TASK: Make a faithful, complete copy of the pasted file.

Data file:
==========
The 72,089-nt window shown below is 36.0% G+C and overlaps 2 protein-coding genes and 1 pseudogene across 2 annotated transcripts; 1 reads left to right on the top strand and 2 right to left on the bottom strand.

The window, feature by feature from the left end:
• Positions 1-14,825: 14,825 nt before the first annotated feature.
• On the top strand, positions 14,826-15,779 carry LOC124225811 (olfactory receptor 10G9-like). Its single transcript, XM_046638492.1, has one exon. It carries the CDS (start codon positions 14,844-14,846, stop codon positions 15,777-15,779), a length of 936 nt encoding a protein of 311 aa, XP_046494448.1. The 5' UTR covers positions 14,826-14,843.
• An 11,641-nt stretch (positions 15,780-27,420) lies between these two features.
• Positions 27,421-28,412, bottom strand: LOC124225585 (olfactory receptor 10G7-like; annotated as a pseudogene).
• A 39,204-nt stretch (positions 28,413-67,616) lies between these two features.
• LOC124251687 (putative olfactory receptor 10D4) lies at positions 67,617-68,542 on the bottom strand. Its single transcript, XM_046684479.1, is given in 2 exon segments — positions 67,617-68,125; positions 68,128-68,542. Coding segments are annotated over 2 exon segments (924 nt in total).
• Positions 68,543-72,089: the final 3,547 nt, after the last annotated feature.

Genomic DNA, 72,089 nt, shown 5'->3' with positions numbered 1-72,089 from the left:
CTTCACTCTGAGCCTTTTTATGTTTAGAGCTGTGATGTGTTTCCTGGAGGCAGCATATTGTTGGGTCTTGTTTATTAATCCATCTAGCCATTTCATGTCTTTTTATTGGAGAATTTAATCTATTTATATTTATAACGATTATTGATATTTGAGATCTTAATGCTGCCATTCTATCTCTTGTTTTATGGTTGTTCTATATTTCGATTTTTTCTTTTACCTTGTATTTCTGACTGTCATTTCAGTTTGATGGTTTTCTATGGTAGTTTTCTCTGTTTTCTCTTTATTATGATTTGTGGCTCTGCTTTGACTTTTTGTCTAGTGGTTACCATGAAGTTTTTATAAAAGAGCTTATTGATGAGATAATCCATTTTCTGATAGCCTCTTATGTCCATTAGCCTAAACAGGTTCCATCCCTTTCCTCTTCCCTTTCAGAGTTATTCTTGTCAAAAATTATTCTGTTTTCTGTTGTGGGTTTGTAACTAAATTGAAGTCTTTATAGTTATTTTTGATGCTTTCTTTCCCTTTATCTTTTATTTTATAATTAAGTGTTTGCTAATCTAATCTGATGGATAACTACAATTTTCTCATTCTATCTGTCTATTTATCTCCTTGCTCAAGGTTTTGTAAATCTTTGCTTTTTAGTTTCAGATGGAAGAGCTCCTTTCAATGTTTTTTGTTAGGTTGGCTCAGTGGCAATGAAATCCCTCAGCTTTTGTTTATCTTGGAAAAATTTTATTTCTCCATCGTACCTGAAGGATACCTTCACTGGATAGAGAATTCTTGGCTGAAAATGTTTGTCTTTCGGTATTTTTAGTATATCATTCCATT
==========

The 72,089-nt window shown below is 36.0% G+C and overlaps 2 protein-coding genes and 1 pseudogene across 2 annotated transcripts; 1 reads left to right on the top strand and 2 right to left on the bottom strand.

The window, feature by feature from the left end:
• Positions 1-14,825: 14,825 nt before the first annotated feature.
• On the top strand, positions 14,826-15,779 carry LOC124225811 (olfactory receptor 10G9-like). Its single transcript, XM_046638492.1, has one exon. It carries the CDS (start codon positions 14,844-14,846, stop codon positions 15,777-15,779), a length of 936 nt encoding a protein of 311 aa, XP_046494448.1. The 5' UTR covers positions 14,826-14,843.
• An 11,641-nt stretch (positions 15,780-27,420) lies between these two features.
• Positions 27,421-28,412, bottom strand: LOC124225585 (olfactory receptor 10G7-like; annotated as a pseudogene).
• A 39,204-nt stretch (positions 28,413-67,616) lies between these two features.
• LOC124251687 (putative olfactory receptor 10D4) lies at positions 67,617-68,542 on the bottom strand. Its single transcript, XM_046684479.1, is given in 2 exon segments — positions 67,617-68,125; positions 68,128-68,542. Coding segments are annotated over 2 exon segments (924 nt in total).
• Positions 68,543-72,089: the final 3,547 nt, after the last annotated feature.

Genomic DNA, 72,089 nt, shown 5'->3' with positions numbered 1-72,089 from the left:
CTTCACTCTGAGCCTTTTTATGTTTAGAGCTGTGATGTGTTTCCTGGAGGCAGCATATTGTTGGGTCTTGTTTATTAATCCATCTAGCCATTTCATGTCTTTTTATTGGAGAATTTAATCTATTTATATTTATAACGATTATTGATATTTGAGATCTTAATGCTGCCATTCTATCTCTTGTTTTATGGTTGTTCTATATTTCGATTTTTTCTTTTACCTTGTATTTCTGACTGTCATTTCAGTTTGATGGTTTTCTATGGTAGTTTTCTCTGTTTTCTCTTTATTATGATTTGTGGCTCTGCTTTGACTTTTTGTCTAGTGGTTACCATGAAGTTTTTATAAAAGAGCTTATTGATGAGATAATCCATTTTCTGATAGCCTCTTATGTCCATTAGCCTAAACAGGTTCCATCCCTTTCCTCTTCCCTTTCAGAGTTATTCTTGTCAAAAATTATTCTGTTTTCTGTTGTGGGTTTGTAACTAAATTGAAGTCTTTATAGTTATTTTTGATGCTTTCTTTCCCTTTATCTTTTATTTTATAATTAAGTGTTTGCTAATCTAATCTGATGGATAACTACAATTTTCTCATTCTATCTGTCTATTTATCTCCTTGCTCAAGGTTTTGTAAATCTTTGCTTTTTAGTTTCAGATGGAAGAGCTCCTTTCAATGTTTTTTGTTAGGTTGGCTCAGTGGCAATGAAATCCCTCAGCTTTTGTTTATCTTGGAAAAATTTTATTTCTCCATCGTACCTGAAGGATACCTTCACTGGATAGAGAATTCTTGGCTGAAAATGTTTGTCTTTCGGTATTTTTAGTATATCATTCCATT